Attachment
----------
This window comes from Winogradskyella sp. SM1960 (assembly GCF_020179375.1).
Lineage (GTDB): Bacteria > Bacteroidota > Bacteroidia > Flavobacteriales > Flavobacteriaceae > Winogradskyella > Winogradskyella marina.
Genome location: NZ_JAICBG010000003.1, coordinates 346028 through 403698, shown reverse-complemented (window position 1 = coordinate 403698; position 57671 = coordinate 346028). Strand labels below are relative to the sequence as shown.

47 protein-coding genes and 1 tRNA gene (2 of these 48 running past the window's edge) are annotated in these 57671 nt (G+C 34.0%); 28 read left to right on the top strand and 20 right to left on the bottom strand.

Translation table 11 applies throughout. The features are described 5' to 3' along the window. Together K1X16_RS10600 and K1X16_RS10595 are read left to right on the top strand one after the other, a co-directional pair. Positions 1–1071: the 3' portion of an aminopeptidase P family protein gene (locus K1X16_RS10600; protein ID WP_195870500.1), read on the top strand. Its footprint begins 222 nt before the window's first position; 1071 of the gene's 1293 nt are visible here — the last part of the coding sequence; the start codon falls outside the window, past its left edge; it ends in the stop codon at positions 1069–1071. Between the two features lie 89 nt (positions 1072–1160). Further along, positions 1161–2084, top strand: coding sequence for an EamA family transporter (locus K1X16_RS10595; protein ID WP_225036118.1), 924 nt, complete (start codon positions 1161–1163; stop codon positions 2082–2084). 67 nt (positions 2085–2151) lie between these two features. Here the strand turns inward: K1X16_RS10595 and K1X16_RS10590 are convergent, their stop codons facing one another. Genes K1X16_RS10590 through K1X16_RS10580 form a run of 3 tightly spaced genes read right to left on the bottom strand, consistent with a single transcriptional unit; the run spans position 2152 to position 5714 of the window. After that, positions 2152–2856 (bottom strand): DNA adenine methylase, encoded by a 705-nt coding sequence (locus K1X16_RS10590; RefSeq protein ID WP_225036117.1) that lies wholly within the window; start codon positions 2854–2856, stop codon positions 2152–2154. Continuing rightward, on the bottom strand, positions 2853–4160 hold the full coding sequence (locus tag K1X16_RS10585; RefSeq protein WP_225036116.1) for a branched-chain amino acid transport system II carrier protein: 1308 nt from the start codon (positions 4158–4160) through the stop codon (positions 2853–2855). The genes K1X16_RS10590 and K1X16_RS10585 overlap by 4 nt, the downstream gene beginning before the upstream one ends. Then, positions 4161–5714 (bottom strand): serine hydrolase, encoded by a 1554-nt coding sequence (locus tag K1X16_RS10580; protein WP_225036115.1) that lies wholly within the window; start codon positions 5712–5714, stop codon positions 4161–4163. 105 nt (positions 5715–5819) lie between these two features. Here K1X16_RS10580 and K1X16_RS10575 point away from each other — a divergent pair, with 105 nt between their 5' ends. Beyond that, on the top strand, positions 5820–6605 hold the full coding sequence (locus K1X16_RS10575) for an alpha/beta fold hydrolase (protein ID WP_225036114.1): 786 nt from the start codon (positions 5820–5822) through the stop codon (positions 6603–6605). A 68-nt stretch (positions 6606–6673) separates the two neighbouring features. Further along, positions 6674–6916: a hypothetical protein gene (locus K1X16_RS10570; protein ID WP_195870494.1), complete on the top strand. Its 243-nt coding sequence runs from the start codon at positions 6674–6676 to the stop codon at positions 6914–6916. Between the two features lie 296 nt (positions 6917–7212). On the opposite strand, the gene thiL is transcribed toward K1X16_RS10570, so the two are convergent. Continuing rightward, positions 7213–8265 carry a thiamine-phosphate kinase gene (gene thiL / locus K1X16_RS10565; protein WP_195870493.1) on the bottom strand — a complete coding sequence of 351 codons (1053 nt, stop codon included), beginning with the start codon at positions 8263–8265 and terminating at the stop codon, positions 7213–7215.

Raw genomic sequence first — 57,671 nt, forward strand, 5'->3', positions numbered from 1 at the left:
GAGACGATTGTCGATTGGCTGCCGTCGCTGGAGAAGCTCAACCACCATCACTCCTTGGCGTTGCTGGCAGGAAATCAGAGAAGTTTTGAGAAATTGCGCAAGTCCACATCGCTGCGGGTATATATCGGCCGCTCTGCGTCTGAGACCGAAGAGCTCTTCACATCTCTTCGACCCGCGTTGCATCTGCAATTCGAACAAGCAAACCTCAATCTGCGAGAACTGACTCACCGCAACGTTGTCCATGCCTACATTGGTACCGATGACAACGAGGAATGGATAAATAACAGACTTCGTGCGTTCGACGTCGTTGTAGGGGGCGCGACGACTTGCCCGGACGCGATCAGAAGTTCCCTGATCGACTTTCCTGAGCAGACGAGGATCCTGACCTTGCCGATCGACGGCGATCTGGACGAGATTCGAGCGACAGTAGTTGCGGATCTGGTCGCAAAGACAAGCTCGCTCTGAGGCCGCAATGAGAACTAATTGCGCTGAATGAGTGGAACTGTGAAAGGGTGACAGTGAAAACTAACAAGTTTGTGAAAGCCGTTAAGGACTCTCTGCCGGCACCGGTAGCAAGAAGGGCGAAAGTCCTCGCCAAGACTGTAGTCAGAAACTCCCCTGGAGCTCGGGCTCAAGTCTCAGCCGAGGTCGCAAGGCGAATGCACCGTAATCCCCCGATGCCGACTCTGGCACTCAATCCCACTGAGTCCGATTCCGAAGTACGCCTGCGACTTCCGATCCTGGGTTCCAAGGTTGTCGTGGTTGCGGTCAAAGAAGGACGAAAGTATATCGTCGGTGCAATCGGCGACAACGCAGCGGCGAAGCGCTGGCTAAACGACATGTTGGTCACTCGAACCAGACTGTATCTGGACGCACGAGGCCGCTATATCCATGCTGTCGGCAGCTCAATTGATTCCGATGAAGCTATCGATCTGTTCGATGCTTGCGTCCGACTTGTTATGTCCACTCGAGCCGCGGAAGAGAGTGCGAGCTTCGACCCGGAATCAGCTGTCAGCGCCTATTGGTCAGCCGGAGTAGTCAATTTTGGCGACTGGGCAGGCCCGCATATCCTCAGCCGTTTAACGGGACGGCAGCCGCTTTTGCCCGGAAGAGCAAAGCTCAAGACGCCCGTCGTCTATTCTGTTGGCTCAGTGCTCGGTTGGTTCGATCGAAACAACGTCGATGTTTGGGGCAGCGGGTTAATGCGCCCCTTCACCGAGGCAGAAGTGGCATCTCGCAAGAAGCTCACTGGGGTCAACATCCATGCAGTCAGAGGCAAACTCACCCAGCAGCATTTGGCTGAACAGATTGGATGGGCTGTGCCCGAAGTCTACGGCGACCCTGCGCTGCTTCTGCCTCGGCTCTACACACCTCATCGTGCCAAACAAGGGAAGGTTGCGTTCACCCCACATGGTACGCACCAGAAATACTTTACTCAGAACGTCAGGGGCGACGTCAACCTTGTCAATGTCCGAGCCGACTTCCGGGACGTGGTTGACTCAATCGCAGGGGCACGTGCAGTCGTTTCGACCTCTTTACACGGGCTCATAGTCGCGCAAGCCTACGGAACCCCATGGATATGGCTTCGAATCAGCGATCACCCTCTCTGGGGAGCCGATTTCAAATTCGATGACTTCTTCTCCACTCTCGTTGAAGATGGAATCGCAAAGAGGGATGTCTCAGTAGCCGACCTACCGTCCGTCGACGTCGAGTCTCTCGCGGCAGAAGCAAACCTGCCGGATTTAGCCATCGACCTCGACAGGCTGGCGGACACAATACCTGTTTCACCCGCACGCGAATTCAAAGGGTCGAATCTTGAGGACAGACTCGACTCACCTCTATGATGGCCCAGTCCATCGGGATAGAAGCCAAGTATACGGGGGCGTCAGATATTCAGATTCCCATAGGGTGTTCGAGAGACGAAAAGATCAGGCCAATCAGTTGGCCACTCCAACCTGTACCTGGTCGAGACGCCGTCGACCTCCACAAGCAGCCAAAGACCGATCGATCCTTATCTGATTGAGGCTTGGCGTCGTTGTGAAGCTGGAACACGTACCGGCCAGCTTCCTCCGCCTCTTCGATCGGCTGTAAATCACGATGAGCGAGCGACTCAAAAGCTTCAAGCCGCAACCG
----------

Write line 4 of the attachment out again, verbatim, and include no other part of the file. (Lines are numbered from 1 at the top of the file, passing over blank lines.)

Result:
47 protein-coding genes and 1 tRNA gene (2 of these 48 running past the window's edge) are annotated in these 57671 nt (G+C 34.0%); 28 read left to right on the top strand and 20 right to left on the bottom strand.